This week I had one of those experiences, although my involvement was only through the medium of an email trail alerting me to an event held at Newcastle University.
The Science and Engineering Challenge is a program developed by the university to provide school students with experience in aspects of Science and Engineering which they would not usually encounter in their school environment.
In the early days of the Challenge participants were, in the main, drawn from local schools in the Hunter and Central Coast areas.
Last year, the Science and Engineering Challenge involved more than 24,000 students from over 800 schools across Australia, including selective schools, high fee-charging schools, single sex schools as well as co-educational comprehensive schools.
The Challenge engages students in activities that encourage what are now known as the “STEM” subjects, Science, Technology, Engineering and Mathematics.
Since it began, schools from our diocese have featured in the National Finals every year and this year will be no exception with St Mary’s High School Gateshead, St Pius X High School, Adamstown and St Peter’s Campus, All Saints College, Maitland being three of the four schools that will represent NSW in the National Finals to be held in Newcastle on 30 October. That is a mighty achievement.
We wish these schools well in the challenge where they will face schools from every state.
While this situation is very pleasing and a source of pride for the schools taking part in the finals as well as the wider diocesan community, I have been made aware of a circumstance surrounding the competition which engenders in us even greater pride in our students who participated in the state finals.
St Mary’s Gateshead was competing against a group of schools that included Yass High School. On Thursday the school received the following email from a student from Yass High School.
The email read:
“To whom it may concern,
I'd like to congratulate the representatives from Saint Mary's who went to the Science and Engineering Challenge on the 27th of August.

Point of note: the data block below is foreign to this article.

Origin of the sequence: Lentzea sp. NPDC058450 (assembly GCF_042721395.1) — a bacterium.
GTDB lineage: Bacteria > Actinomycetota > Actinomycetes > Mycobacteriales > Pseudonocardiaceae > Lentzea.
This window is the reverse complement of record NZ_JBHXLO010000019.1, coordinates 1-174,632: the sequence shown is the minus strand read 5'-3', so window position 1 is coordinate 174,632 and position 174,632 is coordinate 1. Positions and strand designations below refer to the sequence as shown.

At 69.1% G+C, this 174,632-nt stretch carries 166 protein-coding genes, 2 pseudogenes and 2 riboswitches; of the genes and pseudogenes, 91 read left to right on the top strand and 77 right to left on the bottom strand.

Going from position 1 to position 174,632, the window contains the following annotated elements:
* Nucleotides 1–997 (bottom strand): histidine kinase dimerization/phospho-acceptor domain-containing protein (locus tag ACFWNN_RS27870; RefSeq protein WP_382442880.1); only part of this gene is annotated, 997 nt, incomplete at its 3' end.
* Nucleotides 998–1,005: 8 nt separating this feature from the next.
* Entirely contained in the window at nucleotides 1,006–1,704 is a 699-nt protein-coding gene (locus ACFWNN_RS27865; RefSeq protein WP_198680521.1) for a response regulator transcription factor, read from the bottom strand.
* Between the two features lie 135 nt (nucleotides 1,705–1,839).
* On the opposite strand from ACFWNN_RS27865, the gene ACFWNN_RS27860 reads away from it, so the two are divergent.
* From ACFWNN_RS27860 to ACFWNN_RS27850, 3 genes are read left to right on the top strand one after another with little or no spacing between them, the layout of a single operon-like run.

I would like to let the school know that the students who represented the school did so amazingly. I am a student from Yass High who competed on the blue team doing the challenge a Hover Frenzy. Throughout the day I had some difficulties with members of my team becoming ill, however the Saint Mary's students who did the same challenge offered to help with any problems I was having with the different components of the challenge, which included cleaning and packing up. I do not know the names of these students however I'm doing this hoping they can get some recognition for the help they gave me on the day of competition.
I understand that it is a competition however they went beyond to help me, when they didn't have to.
You should be proud of how these 4 students conducted themselves.”
The Science Coordinator at St Mary’s, Shane Abell, in his response to the student, summed it up beautifully when he wrote:
“Just as I am proud of my students you must also be congratulated on your manner and determination given the difficult circumstances that you encountered during the event.”
That is what school education is about, the broad spectrum of education that develops the whole person to be the best he or she can be, ready to engage with and contribute to the community in which s/he lives. It speaks for itself.